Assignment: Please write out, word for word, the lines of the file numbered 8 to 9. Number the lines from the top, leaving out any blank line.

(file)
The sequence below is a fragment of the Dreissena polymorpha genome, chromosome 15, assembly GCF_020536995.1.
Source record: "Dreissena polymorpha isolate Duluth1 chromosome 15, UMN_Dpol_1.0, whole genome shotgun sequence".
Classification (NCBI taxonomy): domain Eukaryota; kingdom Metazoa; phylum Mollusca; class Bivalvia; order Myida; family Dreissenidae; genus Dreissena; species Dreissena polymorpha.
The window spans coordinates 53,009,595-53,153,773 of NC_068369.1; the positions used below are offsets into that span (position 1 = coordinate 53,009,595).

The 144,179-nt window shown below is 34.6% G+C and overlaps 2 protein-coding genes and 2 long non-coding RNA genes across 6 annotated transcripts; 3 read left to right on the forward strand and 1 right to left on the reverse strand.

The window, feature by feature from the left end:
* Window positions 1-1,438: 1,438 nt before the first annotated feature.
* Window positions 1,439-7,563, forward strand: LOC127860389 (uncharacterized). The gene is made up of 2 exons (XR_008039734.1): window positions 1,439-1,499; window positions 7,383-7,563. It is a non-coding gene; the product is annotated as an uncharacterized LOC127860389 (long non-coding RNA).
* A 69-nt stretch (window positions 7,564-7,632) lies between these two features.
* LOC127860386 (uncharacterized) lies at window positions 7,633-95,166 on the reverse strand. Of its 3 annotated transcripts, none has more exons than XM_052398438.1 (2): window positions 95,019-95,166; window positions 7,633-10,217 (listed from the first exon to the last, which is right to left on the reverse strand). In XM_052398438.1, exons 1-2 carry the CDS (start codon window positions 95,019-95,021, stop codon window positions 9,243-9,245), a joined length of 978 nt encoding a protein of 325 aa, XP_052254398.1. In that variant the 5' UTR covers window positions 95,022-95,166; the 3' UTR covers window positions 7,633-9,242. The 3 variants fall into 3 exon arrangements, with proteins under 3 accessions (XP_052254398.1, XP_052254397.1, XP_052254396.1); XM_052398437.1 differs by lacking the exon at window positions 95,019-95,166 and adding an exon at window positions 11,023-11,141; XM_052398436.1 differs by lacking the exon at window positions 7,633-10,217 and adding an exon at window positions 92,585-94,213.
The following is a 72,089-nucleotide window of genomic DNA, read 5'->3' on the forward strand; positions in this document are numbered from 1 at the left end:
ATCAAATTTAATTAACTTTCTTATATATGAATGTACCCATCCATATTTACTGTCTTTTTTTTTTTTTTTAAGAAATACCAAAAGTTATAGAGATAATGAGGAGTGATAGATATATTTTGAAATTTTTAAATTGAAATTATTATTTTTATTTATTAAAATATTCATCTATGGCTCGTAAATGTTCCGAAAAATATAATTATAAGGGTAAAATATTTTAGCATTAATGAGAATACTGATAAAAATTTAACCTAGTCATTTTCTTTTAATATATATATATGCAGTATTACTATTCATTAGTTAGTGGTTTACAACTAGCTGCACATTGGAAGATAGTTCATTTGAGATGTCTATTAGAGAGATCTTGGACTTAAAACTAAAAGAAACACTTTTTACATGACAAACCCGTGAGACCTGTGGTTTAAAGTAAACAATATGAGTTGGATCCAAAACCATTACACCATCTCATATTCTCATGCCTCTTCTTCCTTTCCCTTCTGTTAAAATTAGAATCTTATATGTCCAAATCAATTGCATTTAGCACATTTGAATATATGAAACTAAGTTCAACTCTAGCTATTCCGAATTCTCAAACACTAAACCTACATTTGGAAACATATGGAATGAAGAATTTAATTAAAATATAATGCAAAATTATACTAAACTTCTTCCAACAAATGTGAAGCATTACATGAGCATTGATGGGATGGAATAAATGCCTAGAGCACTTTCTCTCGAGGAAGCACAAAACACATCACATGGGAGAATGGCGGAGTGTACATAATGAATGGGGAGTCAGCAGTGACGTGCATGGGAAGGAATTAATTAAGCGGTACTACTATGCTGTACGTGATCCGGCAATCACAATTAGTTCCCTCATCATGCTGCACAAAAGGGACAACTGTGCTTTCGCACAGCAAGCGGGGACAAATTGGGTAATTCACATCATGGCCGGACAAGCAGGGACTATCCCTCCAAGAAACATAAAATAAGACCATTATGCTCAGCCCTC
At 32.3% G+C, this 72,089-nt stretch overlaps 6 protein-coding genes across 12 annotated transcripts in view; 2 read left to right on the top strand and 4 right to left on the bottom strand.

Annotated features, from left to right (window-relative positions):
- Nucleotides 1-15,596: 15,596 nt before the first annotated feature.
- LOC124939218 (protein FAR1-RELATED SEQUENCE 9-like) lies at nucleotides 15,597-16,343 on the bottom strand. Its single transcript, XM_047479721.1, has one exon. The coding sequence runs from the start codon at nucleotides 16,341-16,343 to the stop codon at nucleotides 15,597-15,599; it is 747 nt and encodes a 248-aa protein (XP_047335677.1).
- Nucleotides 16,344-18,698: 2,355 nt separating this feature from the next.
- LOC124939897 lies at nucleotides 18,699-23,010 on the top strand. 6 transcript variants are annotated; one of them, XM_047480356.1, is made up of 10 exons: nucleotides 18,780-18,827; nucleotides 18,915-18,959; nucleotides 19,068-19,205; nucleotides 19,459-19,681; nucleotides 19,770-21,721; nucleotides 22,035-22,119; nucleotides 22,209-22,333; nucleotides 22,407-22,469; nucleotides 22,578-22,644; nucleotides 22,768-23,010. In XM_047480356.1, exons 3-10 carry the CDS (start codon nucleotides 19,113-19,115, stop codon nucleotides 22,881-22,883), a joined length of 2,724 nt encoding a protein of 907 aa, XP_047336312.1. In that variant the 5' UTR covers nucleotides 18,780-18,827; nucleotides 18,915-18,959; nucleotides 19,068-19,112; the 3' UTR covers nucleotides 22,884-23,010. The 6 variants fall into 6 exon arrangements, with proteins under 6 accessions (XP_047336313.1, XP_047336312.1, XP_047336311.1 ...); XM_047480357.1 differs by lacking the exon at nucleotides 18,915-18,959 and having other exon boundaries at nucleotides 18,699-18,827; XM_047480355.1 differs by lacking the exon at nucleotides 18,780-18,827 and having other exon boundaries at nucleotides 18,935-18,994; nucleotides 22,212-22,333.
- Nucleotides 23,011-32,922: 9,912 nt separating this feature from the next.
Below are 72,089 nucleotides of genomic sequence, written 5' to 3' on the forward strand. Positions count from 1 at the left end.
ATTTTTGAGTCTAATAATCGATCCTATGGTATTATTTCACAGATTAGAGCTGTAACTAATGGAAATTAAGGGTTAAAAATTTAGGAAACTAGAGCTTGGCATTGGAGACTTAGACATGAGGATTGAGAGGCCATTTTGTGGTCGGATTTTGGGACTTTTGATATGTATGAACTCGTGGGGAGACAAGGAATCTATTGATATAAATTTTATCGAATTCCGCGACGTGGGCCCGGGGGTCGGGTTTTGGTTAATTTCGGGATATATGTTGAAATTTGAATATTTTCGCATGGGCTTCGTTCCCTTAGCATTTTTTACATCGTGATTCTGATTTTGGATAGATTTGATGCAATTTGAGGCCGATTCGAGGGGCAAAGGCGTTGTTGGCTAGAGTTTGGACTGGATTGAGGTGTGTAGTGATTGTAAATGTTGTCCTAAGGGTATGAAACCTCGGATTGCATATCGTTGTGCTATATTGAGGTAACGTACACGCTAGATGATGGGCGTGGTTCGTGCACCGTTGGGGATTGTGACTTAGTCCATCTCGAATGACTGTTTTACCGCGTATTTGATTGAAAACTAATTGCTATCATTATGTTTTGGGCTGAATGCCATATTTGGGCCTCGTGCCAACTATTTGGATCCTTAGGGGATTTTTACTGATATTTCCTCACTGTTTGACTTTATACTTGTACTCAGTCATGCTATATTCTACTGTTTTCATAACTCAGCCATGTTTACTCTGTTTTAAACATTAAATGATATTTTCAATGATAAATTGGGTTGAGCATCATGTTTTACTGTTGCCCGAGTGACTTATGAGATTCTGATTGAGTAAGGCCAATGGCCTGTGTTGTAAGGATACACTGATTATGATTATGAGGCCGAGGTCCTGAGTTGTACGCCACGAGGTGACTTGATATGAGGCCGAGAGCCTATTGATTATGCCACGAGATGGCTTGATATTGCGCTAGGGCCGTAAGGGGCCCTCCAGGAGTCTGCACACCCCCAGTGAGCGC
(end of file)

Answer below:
* Window positions 1,439-7,563, forward strand: LOC127860389 (uncharacterized). The gene is made up of 2 exons (XR_008039734.1): window positions 1,439-1,499; window positions 7,383-7,563. It is a non-coding gene; the product is annotated as an uncharacterized LOC127860389 (long non-coding RNA).
* A 69-nt stretch (window positions 7,564-7,632) lies between these two features.